'How could I, a man-machine, need help?'
Sunday 02 February 1997
"After my daughter Molly was born, I was obviously delighted, but over the subsequent weeks I began to feel tired and scratchy all the time. I seemed so responsible, too much so, and I had these feelings of resentment and loss about my life before parenthood. My wife sensed this and, assuming that I was blaming her, started retreating from me into her life with the baby, which seemed extremely exclusive. Certainly there was little time for affection, let alone anything more intimate.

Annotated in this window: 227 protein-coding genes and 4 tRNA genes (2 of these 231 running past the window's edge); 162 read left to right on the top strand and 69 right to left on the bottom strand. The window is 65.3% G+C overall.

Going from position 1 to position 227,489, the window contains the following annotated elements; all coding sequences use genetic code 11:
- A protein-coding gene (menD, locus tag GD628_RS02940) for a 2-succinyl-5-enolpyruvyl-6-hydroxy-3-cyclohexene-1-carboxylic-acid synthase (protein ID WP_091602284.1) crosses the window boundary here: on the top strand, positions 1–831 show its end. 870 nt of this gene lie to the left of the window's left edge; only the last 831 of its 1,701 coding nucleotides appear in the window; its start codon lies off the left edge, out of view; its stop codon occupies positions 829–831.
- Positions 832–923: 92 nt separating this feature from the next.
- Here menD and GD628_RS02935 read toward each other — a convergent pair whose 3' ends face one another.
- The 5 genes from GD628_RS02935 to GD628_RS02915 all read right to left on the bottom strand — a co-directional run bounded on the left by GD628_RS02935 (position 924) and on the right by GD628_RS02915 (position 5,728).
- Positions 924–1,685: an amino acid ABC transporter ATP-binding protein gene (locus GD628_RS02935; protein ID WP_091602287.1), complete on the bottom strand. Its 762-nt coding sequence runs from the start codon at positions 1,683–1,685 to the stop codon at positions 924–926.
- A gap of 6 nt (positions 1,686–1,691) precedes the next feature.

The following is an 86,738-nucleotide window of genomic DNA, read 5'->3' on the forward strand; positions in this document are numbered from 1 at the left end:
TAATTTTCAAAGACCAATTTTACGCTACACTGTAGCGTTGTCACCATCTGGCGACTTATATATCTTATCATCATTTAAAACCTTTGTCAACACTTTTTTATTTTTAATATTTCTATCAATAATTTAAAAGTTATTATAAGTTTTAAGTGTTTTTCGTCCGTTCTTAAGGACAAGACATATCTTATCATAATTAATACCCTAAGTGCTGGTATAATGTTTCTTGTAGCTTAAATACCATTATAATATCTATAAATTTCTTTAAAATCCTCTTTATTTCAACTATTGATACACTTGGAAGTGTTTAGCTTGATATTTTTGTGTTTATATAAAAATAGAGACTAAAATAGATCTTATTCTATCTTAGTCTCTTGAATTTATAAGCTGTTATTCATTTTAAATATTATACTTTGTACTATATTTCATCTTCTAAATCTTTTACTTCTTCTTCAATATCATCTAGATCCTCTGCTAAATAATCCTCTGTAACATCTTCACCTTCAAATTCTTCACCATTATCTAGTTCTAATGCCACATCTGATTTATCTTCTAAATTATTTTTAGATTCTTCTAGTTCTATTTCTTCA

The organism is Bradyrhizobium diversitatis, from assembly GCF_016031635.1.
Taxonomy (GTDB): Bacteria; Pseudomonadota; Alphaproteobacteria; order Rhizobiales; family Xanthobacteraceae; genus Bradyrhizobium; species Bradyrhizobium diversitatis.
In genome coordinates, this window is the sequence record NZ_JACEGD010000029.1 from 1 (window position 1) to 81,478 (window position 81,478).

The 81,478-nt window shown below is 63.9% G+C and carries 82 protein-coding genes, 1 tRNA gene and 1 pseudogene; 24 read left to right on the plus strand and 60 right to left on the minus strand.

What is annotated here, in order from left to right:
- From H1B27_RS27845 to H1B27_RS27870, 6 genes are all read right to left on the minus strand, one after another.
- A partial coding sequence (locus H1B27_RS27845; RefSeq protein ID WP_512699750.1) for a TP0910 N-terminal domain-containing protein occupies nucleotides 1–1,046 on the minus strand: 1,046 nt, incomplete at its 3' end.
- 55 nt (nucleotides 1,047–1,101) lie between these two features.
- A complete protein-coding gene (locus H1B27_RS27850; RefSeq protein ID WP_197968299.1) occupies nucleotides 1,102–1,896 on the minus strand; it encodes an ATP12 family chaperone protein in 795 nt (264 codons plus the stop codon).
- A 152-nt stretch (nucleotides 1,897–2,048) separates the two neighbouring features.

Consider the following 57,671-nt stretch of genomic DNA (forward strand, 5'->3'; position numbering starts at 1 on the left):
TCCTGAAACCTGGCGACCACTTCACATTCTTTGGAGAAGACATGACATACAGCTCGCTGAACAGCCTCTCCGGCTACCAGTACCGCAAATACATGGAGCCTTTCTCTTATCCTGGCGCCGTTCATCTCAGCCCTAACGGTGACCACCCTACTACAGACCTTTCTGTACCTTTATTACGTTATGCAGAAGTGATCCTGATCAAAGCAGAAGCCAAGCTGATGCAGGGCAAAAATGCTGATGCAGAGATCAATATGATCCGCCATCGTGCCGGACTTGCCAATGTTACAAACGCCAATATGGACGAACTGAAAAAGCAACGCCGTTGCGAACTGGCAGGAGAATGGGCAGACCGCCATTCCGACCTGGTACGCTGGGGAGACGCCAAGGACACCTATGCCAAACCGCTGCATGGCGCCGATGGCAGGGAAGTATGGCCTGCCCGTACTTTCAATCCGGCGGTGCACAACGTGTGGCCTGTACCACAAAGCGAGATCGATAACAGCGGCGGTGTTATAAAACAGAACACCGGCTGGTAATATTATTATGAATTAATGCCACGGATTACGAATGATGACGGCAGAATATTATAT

"I had taken quite a lot of paternity leave, planning to ease myself back into my self-employed life, but I found myself always shopping one minute, then snatching half an hour to write an important letter, then pacifying Molly by taking her for a walk in the baby carrier. I was also feeling confused in my mind, and it seemed easier just to watch videos from the sofa, but these relentless tasks just kept on coming. It was time to pay myself a bit of attention, but I couldn't find a way to do that and felt guilty for even thinking that I, man-machine, needed to sort myself out. After a while I started to become hypochondriac. I kept on thinking I had a brain tumour or heart flutters. Resting didn't help and I felt extremely sad about life. I finally admitted to myself that I was depressed, and started taking the steps - a short course of anti- depressants, yoga, exercise and therapy - which were to make me feel better about life. I took a while, but I became a better father as a result, and fortunately my marriage survived."
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